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5 Tips to Treat Elbow Calluses on Dogs

4 minutes
Although they aren't a major health risk for our pet, calluses on the elbows can be quite annoying. Find out how to prevent and eliminate this type of lesions.
5 Tips to Treat Elbow Calluses on Dogs
Last update: 18 November, 2023

According to the Illustrated Handbook of Dog and Cat Skin Diseases, a callus is an area of hyperkeratosis that usually appears at bony pressure points. In this case, elbow calluses on dogs are the product of the constant friction of the forelimb with a hard or rough surface.

In more practical terms, what happens is that the skin of the elbow hardens to give protection to the ulna bone, with the aim of softening the impact on this area when the animal lies down.

Although they aren’t a serious problem for our pet, we must pay attention to them to avoid the development of other pathologies. Continue reading these lines and learn the best strategies to prevent and treat the formation of calluses on the elbows.

Main causes of elbow calluses on dogs

This type of problem is more common in large breeds such as Great Danes, Labradors and Saint Bernards. This is due to the fact that, as they have a greater weight and size, they exert more pressure on the elbows when lying on the ground. Likewise, short-haired breeds are more predisposed to develop them due to the direct contact of the skin with the surface.

According to the above and taking into account other medical aspects, the main causes that favor the appearance of calluses in dogs are the following:

  • Sleeping or resting on hard surfaces such as cement, wood, or tiles
  • Overweight or thinness
  • Soft beds that allow the elbows to come in contact with the floor
  • Joint diseases that cause the dog to lie down
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How to manage calluses on dogs

Taking into account that these lesions can evolve into more serious skin problems such as ulcers or pyodermas, the best thing is to attend to them in a timely manner. In the following space, you will find the ideal tips to manage calluses on dogs.

1. Apply moisturizing creams on the elbows

One of the best strategies for the management of these calluses are moisturizing creams. Thanks to these products we can soften the rough skin and provide flexibility to the affected area. Creams containing salicylic acid, sodium lactate, and urea are recommended to promote the desquamation of the stratum corneum formed. In addition, if they contain aloe vera and vitamin E, we’ll prevent the skin from drying out and cracking.

2. Provide a comfortable and soft place to rest

As mentioned above, the friction of the elbows with the hard ground is the main cause of calluses in this area. Hard or rough surfaces such as concrete or wood lead to wear and subsequent thickening of the skin.

To avoid this, make sure your pet’s bedding is comfortable and soft enough for him to lie on. Similarly, the use of rugs in different parts of the home will prevent your dog’s elbows from being in direct contact with the floor.

3. Avoid being overweight or extremely thin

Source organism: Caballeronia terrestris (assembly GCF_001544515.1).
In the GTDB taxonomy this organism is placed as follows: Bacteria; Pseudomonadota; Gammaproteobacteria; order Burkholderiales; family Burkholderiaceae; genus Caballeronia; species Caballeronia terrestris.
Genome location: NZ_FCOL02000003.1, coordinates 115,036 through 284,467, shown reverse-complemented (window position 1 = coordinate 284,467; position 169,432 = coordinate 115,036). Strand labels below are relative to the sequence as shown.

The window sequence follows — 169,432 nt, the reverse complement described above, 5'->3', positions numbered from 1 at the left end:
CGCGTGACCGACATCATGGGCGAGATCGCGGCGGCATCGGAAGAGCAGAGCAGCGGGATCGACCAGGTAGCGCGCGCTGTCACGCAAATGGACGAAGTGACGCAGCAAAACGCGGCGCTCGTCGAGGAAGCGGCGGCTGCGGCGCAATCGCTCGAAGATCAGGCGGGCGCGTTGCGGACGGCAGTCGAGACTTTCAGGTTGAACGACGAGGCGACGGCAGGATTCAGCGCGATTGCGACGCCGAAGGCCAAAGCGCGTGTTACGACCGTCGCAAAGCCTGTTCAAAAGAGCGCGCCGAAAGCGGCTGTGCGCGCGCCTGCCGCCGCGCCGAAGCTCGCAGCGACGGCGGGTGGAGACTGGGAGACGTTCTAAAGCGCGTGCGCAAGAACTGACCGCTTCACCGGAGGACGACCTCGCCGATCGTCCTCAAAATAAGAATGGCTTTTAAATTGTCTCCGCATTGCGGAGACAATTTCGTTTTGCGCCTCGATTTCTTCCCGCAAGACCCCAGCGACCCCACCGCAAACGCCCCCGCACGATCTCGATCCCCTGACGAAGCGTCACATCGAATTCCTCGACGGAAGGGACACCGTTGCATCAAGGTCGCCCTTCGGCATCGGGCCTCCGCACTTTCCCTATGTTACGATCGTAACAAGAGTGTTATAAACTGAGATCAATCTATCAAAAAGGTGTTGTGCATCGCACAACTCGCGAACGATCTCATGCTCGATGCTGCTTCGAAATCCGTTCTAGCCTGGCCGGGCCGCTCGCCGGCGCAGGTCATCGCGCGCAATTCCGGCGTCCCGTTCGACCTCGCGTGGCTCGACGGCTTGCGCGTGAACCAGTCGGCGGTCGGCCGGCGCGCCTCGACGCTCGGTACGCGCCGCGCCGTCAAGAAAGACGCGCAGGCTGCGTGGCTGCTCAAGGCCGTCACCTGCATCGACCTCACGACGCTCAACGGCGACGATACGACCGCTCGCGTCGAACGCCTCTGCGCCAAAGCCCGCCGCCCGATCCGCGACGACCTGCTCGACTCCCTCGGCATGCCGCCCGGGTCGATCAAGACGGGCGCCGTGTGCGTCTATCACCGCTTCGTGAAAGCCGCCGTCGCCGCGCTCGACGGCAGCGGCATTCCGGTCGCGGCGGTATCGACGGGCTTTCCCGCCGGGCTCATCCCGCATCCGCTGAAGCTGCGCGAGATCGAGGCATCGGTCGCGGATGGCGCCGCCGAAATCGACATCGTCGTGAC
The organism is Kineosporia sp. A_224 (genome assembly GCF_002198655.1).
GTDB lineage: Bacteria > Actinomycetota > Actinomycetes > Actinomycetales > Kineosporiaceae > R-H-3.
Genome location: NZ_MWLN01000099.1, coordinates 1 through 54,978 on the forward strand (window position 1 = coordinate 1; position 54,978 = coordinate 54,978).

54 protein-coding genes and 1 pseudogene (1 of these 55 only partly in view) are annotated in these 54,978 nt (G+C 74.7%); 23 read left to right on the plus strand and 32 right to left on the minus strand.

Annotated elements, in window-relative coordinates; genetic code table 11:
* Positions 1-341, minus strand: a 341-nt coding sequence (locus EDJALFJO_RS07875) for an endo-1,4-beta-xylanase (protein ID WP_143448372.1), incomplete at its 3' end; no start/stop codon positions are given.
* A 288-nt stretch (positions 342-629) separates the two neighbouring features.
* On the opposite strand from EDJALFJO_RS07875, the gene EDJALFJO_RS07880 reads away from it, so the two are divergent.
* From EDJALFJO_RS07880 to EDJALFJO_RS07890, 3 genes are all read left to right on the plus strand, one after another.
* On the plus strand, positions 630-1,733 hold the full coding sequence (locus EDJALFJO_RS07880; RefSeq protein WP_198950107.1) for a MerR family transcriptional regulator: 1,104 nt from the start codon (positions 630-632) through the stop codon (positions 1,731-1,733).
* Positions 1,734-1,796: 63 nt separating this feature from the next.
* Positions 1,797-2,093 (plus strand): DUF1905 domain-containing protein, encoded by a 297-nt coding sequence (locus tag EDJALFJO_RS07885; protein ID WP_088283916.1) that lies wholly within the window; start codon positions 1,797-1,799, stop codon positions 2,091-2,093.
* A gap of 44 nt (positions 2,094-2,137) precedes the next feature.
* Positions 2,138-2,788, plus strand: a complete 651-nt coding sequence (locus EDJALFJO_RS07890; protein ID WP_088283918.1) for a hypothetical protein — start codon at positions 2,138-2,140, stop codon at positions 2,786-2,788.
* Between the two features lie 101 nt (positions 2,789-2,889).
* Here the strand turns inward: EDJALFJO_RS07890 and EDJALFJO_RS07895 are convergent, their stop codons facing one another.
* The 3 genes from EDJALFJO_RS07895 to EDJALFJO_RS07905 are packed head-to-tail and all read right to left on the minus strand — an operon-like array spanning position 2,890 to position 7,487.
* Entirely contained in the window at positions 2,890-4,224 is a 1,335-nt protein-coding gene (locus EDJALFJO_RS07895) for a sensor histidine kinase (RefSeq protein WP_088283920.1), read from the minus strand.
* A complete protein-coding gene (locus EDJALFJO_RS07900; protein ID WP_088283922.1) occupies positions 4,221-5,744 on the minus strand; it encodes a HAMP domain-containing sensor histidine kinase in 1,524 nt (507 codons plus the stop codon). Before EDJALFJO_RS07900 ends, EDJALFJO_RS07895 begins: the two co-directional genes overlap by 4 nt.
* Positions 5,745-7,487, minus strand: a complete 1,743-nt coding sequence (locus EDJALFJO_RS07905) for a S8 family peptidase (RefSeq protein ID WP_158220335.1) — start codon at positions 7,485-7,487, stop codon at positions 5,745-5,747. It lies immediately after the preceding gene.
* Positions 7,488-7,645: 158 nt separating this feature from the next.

According to the Illustrated Handbook of Dog and Cat Skin Diseases, both obesity and thinness are risk factors for the development of calluses. On the one hand, having more body mass, the pressure exerted on the elbows when lying down will be more intense.

On the other hand, if there is little musculature and little fatty tissue in this area, the ulna bone will be more exposed to friction with hard surfaces. This is why we must make sure that our pet maintains an optimal physical condition with an adequate diet.

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4. Use bandages

One of the most practical tips for when the callus is ulcerated is the use of bandages. In this case, you’ll protect the affected area to prevent it from remaining in contact with the ground. In this way, you’ll prevent the lesion from growing or becoming infected. Normal bandages, adhesive bandages, or dressings can be used.

5. Consult a veterinarian promptly

While it’s true that most cases can be treated at home, a professional’s viewpoint will never be superfluous. A prompt consultation will identify other probable pathologies that are causing these lesions, such as osteoarthritis or hypothyroidism.

Similarly, in cases where there are complications such as ulcers or pyoderma, a veterinarian will know how to identify them to give them the appropriate treatment.

Now that you know the main strategies to prevent and manage calluses on the elbows, it’s your duty to strengthen your knowledge to give the welfare your pet deserves. Remember to always ask for a professional’s opinion in complicated cases and avoid the use of non-prescribed medications.

All cited sources were thoroughly reviewed by our team to ensure their quality, reliability, currency, and validity. The bibliography of this article was considered reliable and of academic or scientific accuracy.

  1. Walder EJ, Gross TL, Ihrke PJ, Affolter VK. Comments on study of paw pad lesions in dogs. Journal of the American Veterinary Medical Association. 2009;235(6):657-8; author reply 8-9.
  2. Harvey R, Mckeever P. Manual ilustrado de enfermedades de la piel del perro y el gato. Grass Edicions; 2010.
  3. Brusa M. Compendio de enfermedades de los caninos y felinos domésticos. Universidad de la Plata; 2014.


This text is provided for informational purposes only and does not replace consultation with a professional. If in doubt, consult your specialist.